Collaborative Research: Application of Distributed Temperature Sensors (DTS) for Antarctic Ice Shelves and Cavities
Researchers will explore the use of a distributed temperature sensing monitoring system (DTS), using fiber-optical (FO) technology, as the basis of a sustainable, sub-ice cavity sensing array. FO cable systems, such as may be deployed through a hot-water drilled hole through an ice shelf, passing through the underlying cavity to the sea floor, are capable of measuring temperatures down fiber at 1 meter intervals, and at time frequencies as high as 15 seconds. DTS FO systems operate via optical time domain reflectometry along the fiber waveguide using inelastic backscatter of coherent laser light as a probe beam in the FO environment.
The introduction of new technologies to the harsh environmental conditions of the Antarctic are often associated with high risk. However, the potential rewards of this approach (e.g. multiyear capability, minimal submerged mechanical or electrical components that may fail, relative simplicity of deployment and measurement principle, yet yielding distributed real time and spatial observation) are attractive enough to conduct a pilot project at a field-ready location (McMurdo).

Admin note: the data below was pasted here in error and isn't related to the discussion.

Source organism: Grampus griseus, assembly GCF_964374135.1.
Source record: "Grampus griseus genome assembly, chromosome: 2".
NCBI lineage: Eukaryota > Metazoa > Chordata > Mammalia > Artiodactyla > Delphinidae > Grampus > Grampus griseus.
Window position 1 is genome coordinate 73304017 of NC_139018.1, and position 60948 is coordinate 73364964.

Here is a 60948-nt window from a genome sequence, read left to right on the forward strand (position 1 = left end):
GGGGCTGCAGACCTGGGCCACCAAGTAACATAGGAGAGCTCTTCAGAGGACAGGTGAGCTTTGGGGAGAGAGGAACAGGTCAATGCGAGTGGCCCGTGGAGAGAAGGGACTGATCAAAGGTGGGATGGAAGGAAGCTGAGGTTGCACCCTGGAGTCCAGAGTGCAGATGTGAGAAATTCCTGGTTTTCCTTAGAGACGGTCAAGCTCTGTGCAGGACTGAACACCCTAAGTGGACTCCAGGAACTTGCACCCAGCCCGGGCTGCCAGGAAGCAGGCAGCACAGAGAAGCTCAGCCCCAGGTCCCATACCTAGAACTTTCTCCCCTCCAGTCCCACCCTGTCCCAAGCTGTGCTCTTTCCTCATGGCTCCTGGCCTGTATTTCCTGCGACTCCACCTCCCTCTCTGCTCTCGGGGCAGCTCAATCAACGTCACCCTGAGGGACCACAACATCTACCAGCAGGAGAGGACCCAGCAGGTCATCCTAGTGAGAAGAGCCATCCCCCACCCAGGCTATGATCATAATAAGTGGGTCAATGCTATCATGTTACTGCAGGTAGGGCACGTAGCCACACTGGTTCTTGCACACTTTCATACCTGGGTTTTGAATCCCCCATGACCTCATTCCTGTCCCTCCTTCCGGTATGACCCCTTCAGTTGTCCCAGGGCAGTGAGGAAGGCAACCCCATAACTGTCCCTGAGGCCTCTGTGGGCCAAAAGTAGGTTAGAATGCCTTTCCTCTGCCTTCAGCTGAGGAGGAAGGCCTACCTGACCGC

Current indications are that the instability of some of the world's largest ice sheets located around the Antarctic and Greenland may be caused by the presence of warming, deep ocean waters, shoaling over continental shelves, and melting the underside of floating ice shelves. Additional knowledge of the temporal and spatial variability of the temperature fields underneath terminal ice shelves, such as those draining the West Antarctic Ice Sheet, are needed to accurately project future global climate effects on ice-shelf ocean interactions, and in order to inform societal and technological aspects of adaption to changing sea-level.
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